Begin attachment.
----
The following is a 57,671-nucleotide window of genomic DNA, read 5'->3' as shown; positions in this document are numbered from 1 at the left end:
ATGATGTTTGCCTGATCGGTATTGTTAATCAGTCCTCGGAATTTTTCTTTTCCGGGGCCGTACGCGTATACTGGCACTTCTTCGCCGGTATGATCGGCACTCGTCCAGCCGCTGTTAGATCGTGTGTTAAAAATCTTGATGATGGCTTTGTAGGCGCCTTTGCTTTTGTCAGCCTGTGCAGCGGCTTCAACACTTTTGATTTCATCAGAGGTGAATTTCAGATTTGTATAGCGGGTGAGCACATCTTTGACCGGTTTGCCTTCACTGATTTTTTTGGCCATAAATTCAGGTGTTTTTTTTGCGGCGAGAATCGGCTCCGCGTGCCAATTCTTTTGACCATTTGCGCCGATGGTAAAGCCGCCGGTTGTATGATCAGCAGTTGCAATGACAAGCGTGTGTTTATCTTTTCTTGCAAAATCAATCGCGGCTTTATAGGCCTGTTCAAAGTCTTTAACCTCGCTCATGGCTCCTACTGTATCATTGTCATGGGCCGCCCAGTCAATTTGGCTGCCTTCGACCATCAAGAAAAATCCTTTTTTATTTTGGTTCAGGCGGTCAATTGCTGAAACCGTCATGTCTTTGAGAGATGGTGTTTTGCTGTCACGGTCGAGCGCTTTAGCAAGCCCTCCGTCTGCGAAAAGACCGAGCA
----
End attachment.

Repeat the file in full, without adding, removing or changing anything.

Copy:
The following is a 57,671-nucleotide window of genomic DNA, read 5'->3' as shown; positions in this document are numbered from 1 at the left end:
ATGATGTTTGCCTGATCGGTATTGTTAATCAGTCCTCGGAATTTTTCTTTTCCGGGGCCGTACGCGTATACTGGCACTTCTTCGCCGGTATGATCGGCACTCGTCCAGCCGCTGTTAGATCGTGTGTTAAAAATCTTGATGATGGCTTTGTAGGCGCCTTTGCTTTTGTCAGCCTGTGCAGCGGCTTCAACACTTTTGATTTCATCAGAGGTGAATTTCAGATTTGTATAGCGGGTGAGCACATCTTTGACCGGTTTGCCTTCACTGATTTTTTTGGCCATAAATTCAGGTGTTTTTTTTGCGGCGAGAATCGGCTCCGCGTGCCAATTCTTTTGACCATTTGCGCCGATGGTAAAGCCGCCGGTTGTATGATCAGCAGTTGCAATGACAAGCGTGTGTTTATCTTTTCTTGCAAAATCAATCGCGGCTTTATAGGCCTGTTCAAAGTCTTTAACCTCGCTCATGGCTCCTACTGTATCATTGTCATGGGCCGCCCAGTCAATTTGGCTGCCTTCGACCATCAAGAAAAATCCTTTTTTATTTTGGTTCAGGCGGTCAATTGCTGAAACCGTCATGTCTTTGAGAGATGGTGTTTTGCTGTCACGGTCGAGCGCTTTAGCAAGCCCTCCGTCTGCGAAAAGACCGAGCA